Cooler Master might not be a name many people associate with small form factors and compact cases. We've previously been impressed by its larger offerings in the shape of the ATCS 840 and the more recent CM Storm Trooper, and of course, Cooler Master's Stacker series still holds a special place in the heart of many a modder. Its latest mini-ITX offering, the Elite 120 Advanced, might seem like something of an oddball then, but it makes sense given the increasing interest surrounding this form factor in the enthusiast community.
Click to enlarge
Thanks to the flexibility and power efficiency of Intel's Z77 chipset, motherboard manufacturers are now able to produce fully featured mini-ITX boards that can handle decent overclocks and modern games. In turn, this has created a real drive for small systems that don't compromise on performance. Powerful systems are normally hot systems, however, and case manufacturers therefore now face the challenge of building cases that can not only house components in very tight spaces, but cool them effectively too.
We'll be adding more mini-ITX case reviews in the coming weeks, but recently we've seen the seriously impressive BitFenix Prodigy, which despite a few design flaws, is a stylish, reasonably priced chassis with excellent air cooling and great water-cooling support too. Despite having relatively few competitors at the moment then, the Elite 120 Advanced already faces some stiff competition.
Click to enlarge
Initial impressions aren't too bad – the black steel chassis and the faux brushed aluminium front panel lent the case a simple but smart appearance in our eyes. Given the metal used elsewhere, it's a shame to see a slightly tacky plastic front fascia, but given the incredibly low price of the case, such a niggle becomes essentially irrelevant. One criticism that has been levelled at the BitFenix Prodigy is that it's rather large for a mini-ITX case, but the same certainly cannot be said of this case, which is small and light (just under half the weight of the Prodigy) by anyone's standards, which should make transporting it to LAN parties a breeze.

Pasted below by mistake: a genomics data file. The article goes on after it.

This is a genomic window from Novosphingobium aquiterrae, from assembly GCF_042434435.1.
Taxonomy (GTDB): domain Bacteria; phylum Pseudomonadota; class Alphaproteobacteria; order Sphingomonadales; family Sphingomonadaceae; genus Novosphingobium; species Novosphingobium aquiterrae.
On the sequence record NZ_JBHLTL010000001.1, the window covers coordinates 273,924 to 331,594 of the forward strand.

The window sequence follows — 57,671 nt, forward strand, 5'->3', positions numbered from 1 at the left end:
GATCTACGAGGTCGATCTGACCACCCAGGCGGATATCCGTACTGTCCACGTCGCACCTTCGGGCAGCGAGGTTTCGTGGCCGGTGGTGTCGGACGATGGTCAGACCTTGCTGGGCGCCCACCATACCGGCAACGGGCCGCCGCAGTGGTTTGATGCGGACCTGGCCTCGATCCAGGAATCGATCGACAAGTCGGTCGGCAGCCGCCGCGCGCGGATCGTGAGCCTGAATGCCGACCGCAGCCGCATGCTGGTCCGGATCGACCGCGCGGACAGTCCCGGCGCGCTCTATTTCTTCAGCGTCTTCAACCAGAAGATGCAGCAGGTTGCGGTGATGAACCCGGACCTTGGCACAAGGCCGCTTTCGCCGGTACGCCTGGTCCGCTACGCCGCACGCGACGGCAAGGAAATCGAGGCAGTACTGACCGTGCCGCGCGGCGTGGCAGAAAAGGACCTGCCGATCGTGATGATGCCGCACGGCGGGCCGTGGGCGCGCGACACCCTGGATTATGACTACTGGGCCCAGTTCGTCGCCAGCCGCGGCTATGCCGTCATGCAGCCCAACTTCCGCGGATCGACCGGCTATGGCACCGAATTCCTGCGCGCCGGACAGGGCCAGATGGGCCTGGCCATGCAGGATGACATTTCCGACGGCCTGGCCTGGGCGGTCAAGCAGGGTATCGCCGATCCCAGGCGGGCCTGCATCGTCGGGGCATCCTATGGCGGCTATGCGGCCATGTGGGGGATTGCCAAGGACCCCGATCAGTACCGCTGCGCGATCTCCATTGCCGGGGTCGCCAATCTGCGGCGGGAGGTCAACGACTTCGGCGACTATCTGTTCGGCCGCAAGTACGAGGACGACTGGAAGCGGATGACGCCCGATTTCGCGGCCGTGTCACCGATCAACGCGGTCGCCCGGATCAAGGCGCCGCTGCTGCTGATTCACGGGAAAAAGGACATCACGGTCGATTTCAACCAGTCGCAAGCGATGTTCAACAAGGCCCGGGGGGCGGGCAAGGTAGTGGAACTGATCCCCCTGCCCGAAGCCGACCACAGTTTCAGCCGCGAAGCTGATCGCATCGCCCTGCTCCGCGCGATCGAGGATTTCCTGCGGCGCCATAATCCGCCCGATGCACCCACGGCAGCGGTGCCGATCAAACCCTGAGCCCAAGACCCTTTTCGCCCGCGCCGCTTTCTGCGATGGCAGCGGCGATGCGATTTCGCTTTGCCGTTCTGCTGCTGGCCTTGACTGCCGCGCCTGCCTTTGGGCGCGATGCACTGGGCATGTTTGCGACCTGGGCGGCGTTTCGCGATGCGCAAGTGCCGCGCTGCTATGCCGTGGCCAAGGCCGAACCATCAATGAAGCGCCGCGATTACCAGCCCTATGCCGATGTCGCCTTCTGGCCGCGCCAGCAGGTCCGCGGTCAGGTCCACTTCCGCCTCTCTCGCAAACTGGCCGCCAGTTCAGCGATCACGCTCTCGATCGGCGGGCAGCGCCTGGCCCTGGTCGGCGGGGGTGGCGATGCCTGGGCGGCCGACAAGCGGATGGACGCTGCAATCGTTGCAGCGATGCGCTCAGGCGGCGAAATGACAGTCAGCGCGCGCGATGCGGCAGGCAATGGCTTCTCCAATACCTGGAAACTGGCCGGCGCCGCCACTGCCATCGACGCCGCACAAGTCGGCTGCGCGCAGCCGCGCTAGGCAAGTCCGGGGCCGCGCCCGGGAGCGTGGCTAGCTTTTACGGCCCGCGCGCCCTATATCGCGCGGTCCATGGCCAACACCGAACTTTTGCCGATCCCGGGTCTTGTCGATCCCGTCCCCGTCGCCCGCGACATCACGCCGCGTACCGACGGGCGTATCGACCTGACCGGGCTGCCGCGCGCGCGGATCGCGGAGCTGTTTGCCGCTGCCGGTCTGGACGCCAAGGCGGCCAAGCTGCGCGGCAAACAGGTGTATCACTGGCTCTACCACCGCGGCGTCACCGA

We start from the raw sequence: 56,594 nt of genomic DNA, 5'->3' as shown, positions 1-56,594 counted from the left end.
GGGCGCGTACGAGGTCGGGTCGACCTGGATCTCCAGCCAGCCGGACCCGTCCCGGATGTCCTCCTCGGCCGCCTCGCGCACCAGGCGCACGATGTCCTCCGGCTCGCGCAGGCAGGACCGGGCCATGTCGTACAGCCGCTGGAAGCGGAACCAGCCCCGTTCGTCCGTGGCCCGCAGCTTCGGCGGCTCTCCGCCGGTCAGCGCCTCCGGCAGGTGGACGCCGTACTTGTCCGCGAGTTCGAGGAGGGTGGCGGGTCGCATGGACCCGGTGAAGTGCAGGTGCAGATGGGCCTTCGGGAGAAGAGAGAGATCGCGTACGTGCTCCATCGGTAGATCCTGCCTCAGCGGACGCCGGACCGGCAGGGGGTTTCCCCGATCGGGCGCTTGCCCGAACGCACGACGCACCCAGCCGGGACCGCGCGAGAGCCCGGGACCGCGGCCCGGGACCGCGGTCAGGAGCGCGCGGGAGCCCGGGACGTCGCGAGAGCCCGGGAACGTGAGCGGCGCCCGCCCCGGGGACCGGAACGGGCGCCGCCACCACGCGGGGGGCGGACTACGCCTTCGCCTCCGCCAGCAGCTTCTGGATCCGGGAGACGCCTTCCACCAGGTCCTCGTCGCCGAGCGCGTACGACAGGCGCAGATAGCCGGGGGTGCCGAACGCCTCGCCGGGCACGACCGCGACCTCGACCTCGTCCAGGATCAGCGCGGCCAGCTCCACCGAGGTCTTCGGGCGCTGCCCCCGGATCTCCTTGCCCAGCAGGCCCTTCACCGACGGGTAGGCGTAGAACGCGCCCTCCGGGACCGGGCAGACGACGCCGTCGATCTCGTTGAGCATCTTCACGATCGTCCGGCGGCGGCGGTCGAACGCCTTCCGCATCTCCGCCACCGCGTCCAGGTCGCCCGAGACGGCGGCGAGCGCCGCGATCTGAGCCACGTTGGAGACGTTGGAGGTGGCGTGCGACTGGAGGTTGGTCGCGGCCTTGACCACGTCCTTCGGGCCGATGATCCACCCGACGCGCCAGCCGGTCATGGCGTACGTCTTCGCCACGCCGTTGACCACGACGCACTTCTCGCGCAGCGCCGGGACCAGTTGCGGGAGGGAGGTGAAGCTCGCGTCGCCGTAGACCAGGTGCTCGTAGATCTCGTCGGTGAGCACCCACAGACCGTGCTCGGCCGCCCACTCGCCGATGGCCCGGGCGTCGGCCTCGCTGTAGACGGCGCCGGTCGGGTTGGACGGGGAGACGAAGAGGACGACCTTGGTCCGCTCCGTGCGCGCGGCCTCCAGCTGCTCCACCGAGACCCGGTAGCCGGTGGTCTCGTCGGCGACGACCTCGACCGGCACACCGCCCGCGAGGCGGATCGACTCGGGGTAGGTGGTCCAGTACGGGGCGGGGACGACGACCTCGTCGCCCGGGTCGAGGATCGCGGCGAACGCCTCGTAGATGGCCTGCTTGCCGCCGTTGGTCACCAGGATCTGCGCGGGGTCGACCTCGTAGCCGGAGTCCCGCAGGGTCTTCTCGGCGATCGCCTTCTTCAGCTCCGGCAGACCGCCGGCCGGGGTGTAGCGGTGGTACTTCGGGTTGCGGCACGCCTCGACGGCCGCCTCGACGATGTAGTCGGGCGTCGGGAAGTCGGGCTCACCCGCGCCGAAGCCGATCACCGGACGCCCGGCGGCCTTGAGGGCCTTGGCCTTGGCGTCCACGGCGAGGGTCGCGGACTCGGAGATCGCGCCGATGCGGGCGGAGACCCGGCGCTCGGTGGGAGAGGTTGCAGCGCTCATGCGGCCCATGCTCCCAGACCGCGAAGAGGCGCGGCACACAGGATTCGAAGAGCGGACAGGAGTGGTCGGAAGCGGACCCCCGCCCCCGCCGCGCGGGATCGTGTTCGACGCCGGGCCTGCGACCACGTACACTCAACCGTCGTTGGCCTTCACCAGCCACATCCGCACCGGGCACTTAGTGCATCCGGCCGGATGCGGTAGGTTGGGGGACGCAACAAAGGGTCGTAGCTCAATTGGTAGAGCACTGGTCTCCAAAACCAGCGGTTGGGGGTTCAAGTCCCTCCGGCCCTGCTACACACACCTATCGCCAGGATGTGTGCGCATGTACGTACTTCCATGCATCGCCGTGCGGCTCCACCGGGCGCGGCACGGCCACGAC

The front panel is a pretty standard affair in terms of connections, although a second USB 3 port would have been a nice touch. The left and right side panels have long ventilated sections over the GPU and CPU areas respectively, and a similar, more meshed section is also found on the roof above the PSU's intake fan. Sadly, Cooler Master hasn't provided a single dust filter for any of these, which will prove to be a costly oversight after a few months of use. A random rubber grommet can be found on the rear of the case, and though it stayed firmly attached during our trusty finger poke test, we're still at a loss as to why it's there at all.
Click to enlarge
Out of the box, the Elite 120 Advanced comes equipped with a 120mm front intake fan, that blows air into the case across the drive cage. The lack of meshing on the front panel, however, restricts the air available to this fan. A side 80mm intake fan above the CPU completes the cooling that comes supplied with the Elite 120 Advanced. At first we thought we were missing something, but it seems Cooler Master have thrown their thermodynamics textbooks out of the window and decided instead not to provide an exhaust fan. Though an extra 120mm fan can be fitted to the rear of the drive cage to increase internal airflow, there's still no solution for directly removing hot air from the case, which left us a little less optimistic about the case's thermal performance.
Dimensions (mm) 240 x 401 x 207 (W x D x H)
Material Steel, plastic
Available colours Black
Front panel Power, reset, 1 x USB 3, 2 x USB 2, stereo, microphone
Drive bays 1 x external 5.25in, 3 x internal 3.5in or 1 x internal 3.5in and 4 x internal 2.5in
Form factor(s) Mini-ITX
Cooling 1 x 120mm front mount (fan supplied), 1 x 80mm side fan mount (fan supplied), 1 x 120mm drive cage mount (fan not supplied)